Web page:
It's not just hemlines that are coming down at Inditex. Profitability has been pummeled by the strong euro.
The company produces about 60 percent of its garments close to its headquarters in northwest Spain, but sells globally. A stronger euro should necessitate price increases, but it chooses not to pass higher costs on, pressuring margins. What's more, as it only sources about 30 percent of its products from Asia, compared with about 80 percent at rival Hennes & Mauritz AB, it will benefit less from a weaker dollar.
But the issues that Inditex faces are not all about currency: even it cannot resist the pressures on the mid-market apparel sector, including that women are simply buying fewer clothes.
Like rival H&M, Inditex is being squeezed on a few fronts. Primark is expanding aggressively outside of its home market while improving the quality of its stores, making them more like boutiques than bargain basements. That makes Inditex's Zara look more expensive.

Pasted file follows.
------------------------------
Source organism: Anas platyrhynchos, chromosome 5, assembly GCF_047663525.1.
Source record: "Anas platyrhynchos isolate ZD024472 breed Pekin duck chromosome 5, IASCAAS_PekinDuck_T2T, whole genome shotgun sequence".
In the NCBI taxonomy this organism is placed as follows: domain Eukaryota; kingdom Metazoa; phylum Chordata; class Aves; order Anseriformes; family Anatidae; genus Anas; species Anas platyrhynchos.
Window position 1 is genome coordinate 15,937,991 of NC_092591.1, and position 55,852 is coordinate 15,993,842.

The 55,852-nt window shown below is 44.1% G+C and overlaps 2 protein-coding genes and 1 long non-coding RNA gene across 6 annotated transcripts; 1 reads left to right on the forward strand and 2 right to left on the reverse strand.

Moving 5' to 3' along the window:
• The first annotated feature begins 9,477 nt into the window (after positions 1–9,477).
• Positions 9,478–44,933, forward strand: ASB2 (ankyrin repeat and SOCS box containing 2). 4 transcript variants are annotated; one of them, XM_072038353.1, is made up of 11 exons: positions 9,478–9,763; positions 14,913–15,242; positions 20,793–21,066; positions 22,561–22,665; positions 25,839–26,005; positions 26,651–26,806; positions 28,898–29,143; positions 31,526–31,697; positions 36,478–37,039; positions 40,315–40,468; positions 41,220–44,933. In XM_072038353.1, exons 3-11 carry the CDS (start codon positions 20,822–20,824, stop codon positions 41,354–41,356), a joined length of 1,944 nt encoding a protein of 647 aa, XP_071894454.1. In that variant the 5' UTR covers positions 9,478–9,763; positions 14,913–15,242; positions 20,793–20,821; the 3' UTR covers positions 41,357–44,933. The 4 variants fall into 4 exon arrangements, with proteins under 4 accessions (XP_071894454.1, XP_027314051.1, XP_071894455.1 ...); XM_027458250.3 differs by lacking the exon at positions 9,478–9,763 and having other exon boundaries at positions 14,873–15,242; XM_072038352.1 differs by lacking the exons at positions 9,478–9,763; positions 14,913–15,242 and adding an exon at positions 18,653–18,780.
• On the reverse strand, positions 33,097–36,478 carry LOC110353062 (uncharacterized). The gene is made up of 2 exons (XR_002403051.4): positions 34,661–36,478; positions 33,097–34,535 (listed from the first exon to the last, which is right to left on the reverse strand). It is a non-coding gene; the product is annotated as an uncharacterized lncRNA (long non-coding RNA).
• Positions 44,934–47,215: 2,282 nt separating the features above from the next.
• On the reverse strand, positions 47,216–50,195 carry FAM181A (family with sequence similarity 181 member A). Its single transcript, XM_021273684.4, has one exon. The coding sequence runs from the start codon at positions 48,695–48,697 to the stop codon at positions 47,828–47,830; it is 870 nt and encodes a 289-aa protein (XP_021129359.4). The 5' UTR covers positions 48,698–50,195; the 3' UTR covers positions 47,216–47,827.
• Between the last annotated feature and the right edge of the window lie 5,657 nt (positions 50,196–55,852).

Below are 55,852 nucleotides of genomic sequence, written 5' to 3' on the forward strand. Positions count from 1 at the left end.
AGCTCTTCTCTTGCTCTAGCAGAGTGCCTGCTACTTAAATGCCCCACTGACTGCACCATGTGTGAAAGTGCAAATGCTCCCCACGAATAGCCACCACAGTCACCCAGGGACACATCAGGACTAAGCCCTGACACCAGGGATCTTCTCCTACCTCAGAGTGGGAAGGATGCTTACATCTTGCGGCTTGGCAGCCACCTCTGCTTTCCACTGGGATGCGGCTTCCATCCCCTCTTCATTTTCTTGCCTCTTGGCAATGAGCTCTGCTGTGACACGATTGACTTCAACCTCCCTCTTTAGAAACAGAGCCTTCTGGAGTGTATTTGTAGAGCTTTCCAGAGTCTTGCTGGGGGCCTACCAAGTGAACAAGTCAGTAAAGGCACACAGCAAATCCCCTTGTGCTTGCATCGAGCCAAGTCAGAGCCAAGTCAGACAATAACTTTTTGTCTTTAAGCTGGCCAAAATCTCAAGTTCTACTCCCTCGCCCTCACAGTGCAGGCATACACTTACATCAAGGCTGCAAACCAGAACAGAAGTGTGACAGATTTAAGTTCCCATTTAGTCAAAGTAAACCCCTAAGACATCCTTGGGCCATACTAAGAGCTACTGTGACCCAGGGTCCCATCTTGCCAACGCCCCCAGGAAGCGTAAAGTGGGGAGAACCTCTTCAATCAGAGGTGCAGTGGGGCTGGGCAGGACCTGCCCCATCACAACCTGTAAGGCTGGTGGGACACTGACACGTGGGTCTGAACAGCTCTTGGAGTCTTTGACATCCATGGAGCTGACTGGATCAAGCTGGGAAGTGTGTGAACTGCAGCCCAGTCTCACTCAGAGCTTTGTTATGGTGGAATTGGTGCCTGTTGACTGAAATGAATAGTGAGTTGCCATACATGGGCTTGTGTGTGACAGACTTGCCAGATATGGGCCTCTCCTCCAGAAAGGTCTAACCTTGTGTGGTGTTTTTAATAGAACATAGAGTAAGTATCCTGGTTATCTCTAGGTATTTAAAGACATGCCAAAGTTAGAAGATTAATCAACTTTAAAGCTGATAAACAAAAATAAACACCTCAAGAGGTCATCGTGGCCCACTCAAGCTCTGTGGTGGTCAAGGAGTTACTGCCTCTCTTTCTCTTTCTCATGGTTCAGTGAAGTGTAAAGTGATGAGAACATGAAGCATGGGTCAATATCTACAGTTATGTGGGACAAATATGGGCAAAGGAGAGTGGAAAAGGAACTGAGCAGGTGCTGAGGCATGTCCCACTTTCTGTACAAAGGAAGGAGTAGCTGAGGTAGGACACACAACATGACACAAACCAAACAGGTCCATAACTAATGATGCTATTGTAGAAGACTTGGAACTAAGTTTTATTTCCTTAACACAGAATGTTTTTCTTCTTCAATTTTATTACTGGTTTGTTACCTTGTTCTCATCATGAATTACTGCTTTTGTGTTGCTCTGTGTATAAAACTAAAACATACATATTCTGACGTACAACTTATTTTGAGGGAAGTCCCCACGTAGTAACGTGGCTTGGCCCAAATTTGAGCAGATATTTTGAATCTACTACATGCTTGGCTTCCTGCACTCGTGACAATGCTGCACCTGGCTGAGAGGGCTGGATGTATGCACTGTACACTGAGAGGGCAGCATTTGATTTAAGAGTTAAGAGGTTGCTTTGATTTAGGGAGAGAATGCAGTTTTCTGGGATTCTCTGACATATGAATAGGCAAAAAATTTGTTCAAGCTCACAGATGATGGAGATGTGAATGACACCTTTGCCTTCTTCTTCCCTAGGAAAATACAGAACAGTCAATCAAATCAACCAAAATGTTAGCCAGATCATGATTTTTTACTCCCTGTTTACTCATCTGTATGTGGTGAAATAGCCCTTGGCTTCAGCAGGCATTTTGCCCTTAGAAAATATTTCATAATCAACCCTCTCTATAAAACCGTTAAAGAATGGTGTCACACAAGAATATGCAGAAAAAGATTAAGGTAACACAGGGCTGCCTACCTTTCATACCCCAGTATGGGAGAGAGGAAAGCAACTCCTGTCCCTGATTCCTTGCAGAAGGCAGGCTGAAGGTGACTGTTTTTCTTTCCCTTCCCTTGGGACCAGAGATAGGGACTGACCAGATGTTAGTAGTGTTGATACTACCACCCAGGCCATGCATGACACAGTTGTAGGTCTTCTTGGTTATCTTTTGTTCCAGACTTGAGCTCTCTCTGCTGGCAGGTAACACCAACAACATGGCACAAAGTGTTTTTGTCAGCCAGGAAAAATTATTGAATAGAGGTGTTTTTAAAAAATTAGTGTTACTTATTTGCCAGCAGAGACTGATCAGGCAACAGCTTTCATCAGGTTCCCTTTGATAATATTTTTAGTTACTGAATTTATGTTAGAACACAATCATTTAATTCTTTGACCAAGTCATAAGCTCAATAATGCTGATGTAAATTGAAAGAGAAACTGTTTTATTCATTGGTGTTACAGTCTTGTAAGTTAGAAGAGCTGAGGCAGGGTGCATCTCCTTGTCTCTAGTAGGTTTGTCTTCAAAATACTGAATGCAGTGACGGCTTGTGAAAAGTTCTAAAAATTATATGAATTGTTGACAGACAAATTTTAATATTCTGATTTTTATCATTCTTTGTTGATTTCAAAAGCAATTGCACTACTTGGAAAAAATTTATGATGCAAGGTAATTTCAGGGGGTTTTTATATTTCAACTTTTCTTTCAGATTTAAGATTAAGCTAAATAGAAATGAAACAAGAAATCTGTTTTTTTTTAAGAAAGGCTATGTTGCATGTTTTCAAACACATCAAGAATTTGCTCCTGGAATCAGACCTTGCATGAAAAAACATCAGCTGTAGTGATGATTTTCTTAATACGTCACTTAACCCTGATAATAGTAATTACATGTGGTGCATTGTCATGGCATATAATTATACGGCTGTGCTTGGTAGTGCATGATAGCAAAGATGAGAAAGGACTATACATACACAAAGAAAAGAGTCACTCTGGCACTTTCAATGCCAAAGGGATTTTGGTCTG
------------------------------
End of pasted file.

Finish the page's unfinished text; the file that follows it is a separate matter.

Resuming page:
What's more, as Bloomberg Intelligence's Chris Chaviaras and Charles Allen have noted, rivals are finally emulating Inditex by shortening their supply chains, enabling them to capture some of its advantage.
Finally, online only rivals are springing up, such as Boohoo.com, which are able to get trends to customers quickly -- and cheaply.
That all makes for a more challenging environment. Consequently, Inditex is stepping up its focus on online, and stepping away from a frenetic pace of store openings with fewer, but larger outlets.
Such moves are sensible, but are likely to mean slower sales growth going forward.
Inditex is a class act. Its so-called proximity sourcing means that it can react quickly to changing trends and weather patterns. As apparel retailers update on the difficult first quarter, its performance is likely to be among the strongest.
It has had a great run, but sustained outperformance is going to get harder from here. Even the sector's superstar can't escape clothing's wardrobe malfunction.